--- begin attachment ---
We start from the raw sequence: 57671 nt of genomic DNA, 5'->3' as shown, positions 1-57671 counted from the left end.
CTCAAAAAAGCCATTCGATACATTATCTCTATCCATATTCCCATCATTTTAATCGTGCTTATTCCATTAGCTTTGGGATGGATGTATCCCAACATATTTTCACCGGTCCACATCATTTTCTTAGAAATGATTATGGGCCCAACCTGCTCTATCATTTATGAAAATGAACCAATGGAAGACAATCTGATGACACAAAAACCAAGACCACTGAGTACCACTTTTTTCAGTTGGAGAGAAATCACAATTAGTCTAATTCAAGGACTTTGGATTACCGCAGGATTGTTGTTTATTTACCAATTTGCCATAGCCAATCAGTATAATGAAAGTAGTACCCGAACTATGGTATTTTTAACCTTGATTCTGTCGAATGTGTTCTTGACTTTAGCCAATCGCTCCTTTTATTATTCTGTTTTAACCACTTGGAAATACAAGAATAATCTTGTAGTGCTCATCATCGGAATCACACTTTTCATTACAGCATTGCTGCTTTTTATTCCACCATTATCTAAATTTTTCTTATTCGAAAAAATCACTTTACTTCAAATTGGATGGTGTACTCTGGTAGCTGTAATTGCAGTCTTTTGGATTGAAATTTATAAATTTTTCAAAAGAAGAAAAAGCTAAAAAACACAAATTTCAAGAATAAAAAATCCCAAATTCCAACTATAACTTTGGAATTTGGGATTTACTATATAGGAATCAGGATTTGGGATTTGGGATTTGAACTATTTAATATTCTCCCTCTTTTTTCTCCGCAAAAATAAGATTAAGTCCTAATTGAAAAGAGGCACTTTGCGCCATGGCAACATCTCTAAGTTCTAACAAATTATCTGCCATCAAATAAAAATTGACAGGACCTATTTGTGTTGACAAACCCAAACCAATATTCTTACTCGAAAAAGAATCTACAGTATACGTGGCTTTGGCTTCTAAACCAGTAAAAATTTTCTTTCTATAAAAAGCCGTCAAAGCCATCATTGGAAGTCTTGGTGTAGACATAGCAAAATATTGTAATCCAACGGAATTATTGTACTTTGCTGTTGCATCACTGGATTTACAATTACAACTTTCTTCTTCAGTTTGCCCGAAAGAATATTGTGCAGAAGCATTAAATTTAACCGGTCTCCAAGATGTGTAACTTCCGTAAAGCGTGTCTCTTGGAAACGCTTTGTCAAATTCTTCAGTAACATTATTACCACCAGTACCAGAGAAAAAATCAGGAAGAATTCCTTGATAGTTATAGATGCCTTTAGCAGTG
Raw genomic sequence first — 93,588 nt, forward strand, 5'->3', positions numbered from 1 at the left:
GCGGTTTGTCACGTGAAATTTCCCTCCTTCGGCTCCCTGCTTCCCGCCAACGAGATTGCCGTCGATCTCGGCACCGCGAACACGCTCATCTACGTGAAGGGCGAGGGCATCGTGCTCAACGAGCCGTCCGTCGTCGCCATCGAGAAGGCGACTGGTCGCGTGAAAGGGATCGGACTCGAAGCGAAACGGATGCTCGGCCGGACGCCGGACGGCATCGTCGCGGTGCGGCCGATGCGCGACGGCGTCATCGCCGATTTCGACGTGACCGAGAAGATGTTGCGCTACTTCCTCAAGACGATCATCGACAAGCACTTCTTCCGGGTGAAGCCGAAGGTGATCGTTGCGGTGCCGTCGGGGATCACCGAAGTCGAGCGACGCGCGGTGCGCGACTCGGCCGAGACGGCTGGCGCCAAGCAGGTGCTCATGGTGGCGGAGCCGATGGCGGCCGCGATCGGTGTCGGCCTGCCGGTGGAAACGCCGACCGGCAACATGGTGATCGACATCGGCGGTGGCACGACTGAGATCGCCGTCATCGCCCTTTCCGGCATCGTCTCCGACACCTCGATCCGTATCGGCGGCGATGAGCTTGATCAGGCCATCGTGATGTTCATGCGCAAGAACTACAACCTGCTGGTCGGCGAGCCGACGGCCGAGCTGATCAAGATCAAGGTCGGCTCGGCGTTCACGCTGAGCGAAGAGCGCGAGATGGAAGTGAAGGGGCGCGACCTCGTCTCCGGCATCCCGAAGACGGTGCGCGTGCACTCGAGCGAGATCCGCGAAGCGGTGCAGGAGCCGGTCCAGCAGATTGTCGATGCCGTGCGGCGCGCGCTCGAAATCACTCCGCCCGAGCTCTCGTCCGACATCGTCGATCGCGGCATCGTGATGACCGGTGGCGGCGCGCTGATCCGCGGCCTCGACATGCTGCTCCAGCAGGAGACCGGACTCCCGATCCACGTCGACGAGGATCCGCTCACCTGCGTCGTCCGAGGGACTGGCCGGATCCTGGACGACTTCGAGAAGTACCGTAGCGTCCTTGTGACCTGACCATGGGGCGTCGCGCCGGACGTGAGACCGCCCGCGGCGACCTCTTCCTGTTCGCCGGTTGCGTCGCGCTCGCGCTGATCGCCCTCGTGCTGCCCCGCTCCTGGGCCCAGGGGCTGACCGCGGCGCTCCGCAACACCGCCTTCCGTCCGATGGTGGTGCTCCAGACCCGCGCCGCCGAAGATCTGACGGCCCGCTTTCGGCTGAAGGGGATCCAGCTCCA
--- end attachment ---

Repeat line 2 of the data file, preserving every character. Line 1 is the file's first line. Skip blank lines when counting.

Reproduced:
CTCAAAAAAGCCATTCGATACATTATCTCTATCCATATTCCCATCATTTTAATCGTGCTTATTCCATTAGCTTTGGGATGGATGTATCCCAACATATTTTCACCGGTCCACATCATTTTCTTAGAAATGATTATGGGCCCAACCTGCTCTATCATTTATGAAAATGAACCAATGGAAGACAATCTGATGACACAAAAACCAAGACCACTGAGTACCACTTTTTTCAGTTGGAGAGAAATCACAATTAGTCTAATTCAAGGACTTTGGATTACCGCAGGATTGTTGTTTATTTACCAATTTGCCATAGCCAATCAGTATAATGAAAGTAGTACCCGAACTATGGTATTTTTAACCTTGATTCTGTCGAATGTGTTCTTGACTTTAGCCAATCGCTCCTTTTATTATTCTGTTTTAACCACTTGGAAATACAAGAATAATCTTGTAGTGCTCATCATCGGAATCACACTTTTCATTACAGCATTGCTGCTTTTTATTCCACCATTATCTAAATTTTTCTTATTCGAAAAAATCACTTTACTTCAAATTGGATGGTGTACTCTGGTAGCTGTAATTGCAGTCTTTTGGATTGAAATTTATAAATTTTTCAAAAGAAGAAAAAGCTAAAAAACACAAATTTCAAGAATAAAAAATCCCAAATTCCAACTATAACTTTGGAATTTGGGATTTACTATATAGGAATCAGGATTTGGGATTTGGGATTTGAACTATTTAATATTCTCCCTCTTTTTTCTCCGCAAAAATAAGATTAAGTCCTAATTGAAAAGAGGCACTTTGCGCCATGGCAACATCTCTAAGTTCTAACAAATTATCTGCCATCAAATAAAAATTGACAGGACCTATTTGTGTTGACAAACCCAAACCAATATTCTTACTCGAAAAAGAATCTACAGTATACGTGGCTTTGGCTTCTAAACCAGTAAAAATTTTCTTTCTATAAAAAGCCGTCAAAGCCATCATTGGAAGTCTTGGTGTAGACATAGCAAAATATTGTAATCCAACGGAATTATTGTACTTTGCTGTTGCATCACTGGATTTACAATTACAACTTTCTTCTTCAGTTTGCCCGAAAGAATATTGTGCAGAAGCATTAAATTTAACCGGTCTCCAAGATGTGTAACTTCCGTAAAGCGTGTCTCTTGGAAACGCTTTGTCAAATTCTTCAGTAACATTATTACCACCAGTACCAGAGAAAAAATCAGGAAGAATTCCTTGATAGTTATAGATGCCTTTAGCAGTG